Date of Award

5-1-2012

Degree Name

Master of Arts

Department

Psychology

First Advisor

Jacobs, Eric

Abstract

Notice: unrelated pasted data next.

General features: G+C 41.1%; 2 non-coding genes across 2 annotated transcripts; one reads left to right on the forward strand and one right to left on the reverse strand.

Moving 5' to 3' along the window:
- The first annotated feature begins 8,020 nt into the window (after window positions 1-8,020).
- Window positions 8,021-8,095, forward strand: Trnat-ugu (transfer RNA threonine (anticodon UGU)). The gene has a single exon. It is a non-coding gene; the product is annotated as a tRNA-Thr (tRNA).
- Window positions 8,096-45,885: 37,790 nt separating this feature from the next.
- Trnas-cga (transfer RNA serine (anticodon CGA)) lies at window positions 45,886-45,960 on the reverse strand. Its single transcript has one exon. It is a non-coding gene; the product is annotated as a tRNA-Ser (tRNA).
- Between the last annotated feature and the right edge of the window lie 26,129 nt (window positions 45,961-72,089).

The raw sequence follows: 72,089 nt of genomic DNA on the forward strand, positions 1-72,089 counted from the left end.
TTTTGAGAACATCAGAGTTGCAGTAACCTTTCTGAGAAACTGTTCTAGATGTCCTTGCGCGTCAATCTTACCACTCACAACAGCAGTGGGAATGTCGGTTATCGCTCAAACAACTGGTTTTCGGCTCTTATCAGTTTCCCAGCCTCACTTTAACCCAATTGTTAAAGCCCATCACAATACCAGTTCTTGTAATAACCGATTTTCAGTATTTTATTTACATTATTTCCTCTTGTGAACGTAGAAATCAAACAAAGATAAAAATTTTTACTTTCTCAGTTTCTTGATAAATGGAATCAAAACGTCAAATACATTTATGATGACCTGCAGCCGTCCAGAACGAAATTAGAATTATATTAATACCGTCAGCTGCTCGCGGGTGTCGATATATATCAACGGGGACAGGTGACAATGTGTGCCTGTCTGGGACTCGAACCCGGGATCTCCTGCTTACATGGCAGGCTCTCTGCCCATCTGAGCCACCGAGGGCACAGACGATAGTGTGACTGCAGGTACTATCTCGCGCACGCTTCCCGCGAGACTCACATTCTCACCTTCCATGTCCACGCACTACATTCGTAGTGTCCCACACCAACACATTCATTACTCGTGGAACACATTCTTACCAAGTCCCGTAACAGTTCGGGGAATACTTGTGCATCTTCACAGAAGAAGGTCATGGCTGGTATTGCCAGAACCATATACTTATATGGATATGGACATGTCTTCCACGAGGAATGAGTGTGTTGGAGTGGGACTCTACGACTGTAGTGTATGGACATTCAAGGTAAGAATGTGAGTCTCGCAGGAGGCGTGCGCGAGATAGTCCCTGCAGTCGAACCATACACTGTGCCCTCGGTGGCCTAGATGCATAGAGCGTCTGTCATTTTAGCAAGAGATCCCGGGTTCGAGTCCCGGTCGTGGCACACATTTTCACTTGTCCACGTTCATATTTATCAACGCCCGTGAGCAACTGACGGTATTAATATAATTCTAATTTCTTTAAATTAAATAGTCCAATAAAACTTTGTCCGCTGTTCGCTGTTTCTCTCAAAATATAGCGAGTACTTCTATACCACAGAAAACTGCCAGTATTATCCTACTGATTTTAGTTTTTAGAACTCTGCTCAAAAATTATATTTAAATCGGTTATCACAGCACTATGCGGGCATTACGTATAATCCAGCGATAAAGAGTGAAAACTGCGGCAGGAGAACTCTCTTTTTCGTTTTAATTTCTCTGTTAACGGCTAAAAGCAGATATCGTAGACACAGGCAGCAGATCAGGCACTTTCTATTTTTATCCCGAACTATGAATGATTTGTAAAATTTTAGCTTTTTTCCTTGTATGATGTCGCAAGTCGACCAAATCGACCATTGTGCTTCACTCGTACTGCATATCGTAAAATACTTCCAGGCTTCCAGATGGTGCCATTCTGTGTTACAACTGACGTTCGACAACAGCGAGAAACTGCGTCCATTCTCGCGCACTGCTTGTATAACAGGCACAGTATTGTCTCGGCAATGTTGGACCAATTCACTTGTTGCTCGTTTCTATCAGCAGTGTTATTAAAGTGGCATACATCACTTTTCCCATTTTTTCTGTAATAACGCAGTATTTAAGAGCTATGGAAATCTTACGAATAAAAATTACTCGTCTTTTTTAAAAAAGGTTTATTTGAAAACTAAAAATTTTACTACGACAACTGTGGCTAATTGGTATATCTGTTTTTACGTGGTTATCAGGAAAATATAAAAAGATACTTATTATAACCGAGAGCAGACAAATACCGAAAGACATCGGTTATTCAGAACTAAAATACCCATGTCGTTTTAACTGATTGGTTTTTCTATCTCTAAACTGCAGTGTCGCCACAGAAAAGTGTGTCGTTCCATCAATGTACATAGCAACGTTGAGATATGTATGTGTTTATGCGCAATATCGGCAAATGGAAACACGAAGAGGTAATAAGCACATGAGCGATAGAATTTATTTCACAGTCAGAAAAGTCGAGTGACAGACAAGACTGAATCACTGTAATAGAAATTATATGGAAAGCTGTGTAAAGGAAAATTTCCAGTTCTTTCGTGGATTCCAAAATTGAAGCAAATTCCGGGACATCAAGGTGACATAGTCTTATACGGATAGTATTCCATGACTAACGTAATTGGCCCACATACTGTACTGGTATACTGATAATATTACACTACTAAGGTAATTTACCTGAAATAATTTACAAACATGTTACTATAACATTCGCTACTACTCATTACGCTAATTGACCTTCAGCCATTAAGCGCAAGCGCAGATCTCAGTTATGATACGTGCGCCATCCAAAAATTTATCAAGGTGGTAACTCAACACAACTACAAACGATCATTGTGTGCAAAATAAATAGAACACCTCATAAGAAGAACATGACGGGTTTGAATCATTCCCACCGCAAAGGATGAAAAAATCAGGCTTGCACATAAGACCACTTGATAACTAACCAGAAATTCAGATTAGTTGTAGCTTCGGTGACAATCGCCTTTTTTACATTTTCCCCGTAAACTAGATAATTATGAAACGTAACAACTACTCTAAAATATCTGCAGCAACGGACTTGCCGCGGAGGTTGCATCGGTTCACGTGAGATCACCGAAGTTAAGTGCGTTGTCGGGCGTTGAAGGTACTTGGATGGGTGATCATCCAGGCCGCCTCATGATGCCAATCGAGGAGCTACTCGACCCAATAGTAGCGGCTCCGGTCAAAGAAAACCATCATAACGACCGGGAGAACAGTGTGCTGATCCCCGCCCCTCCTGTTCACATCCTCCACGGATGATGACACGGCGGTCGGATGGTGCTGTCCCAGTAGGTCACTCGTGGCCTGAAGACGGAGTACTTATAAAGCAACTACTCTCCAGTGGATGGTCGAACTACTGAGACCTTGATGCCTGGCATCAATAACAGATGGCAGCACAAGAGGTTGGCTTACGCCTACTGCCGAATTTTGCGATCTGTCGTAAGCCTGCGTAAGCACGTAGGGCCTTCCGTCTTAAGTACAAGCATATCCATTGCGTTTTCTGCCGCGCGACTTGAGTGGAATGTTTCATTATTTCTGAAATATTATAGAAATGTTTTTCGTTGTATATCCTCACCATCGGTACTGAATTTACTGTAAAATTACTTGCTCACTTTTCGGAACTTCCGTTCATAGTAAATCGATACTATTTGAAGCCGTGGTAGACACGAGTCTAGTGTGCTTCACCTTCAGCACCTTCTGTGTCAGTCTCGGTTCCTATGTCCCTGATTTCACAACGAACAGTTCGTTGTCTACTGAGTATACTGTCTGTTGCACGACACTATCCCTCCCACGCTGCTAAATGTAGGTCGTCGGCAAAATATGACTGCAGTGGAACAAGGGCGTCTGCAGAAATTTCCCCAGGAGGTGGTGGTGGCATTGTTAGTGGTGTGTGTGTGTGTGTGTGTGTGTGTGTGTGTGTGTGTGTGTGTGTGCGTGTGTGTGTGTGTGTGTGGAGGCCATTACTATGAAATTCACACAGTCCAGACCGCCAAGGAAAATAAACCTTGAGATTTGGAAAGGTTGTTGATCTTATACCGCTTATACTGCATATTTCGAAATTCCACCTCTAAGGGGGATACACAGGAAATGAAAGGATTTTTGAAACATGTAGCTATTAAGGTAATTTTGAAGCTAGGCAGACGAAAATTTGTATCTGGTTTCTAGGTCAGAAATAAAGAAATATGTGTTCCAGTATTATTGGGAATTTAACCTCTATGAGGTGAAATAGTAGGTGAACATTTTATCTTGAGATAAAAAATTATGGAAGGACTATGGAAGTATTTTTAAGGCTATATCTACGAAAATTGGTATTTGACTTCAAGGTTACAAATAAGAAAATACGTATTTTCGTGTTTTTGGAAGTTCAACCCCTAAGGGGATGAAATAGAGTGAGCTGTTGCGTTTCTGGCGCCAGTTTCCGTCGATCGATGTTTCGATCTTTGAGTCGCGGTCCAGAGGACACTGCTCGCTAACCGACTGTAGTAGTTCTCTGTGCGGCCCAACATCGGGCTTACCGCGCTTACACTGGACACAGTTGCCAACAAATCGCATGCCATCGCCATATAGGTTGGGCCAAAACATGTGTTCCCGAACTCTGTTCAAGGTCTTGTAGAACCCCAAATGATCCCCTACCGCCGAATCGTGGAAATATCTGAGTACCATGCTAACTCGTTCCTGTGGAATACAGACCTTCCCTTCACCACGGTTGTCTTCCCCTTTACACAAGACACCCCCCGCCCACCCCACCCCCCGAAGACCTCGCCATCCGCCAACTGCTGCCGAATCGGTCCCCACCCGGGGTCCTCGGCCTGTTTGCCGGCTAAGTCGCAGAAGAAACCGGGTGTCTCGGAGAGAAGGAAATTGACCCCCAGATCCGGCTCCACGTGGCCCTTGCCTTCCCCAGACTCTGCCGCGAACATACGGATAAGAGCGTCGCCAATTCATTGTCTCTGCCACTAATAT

Lever pressing was maintained by a concurrent token production schedule in rats. Token deliveries (i.e., ½" steel ball bearings) were assigned probabilistically to the right or left lever (on 1:3 or 1:9 ratio for Experiment 1 and 1:6 ratio for Experiment 2). The location of the rich lever remained constant within session, but varied across daily sessions according to a pseudorandom binary sequence. Once assigned to a lever, token delivery was arranged by a random interval 15 s schedule. Transition to token exchange was determined by varying exchange-production schedules that varied after each condition (FR 1 for Experiment 1; and RR 2, FR 2, RR 3, and FR 4 for Experiment 2). During token exchange, depositing a token in the receptacle was reinforced with access to sweetened condensed milk. The generalized matching law provided an adequate description of the session wide ratio of left to right lever presses, detecting considerable undermatching across all conditions. Sensitivity to the token ratios were best described by the current session's reinforcement ratio in comparison to the prior two session's reinforcement ratios. One of four subjects showed increased response rates across successive token deliveries in the exchange-production schedule while the remaining subjects showed the opposite effects of decreased response rates as tokens were earned. Similarly, sensitivity to token-production ratios increased across successive token deliveries for one of four subjects. Differences between subjects can be explained by the duration of elicited sign tracking of tokens, measured by duration of postreinforcement pausing and direct observation of rats during sessions.

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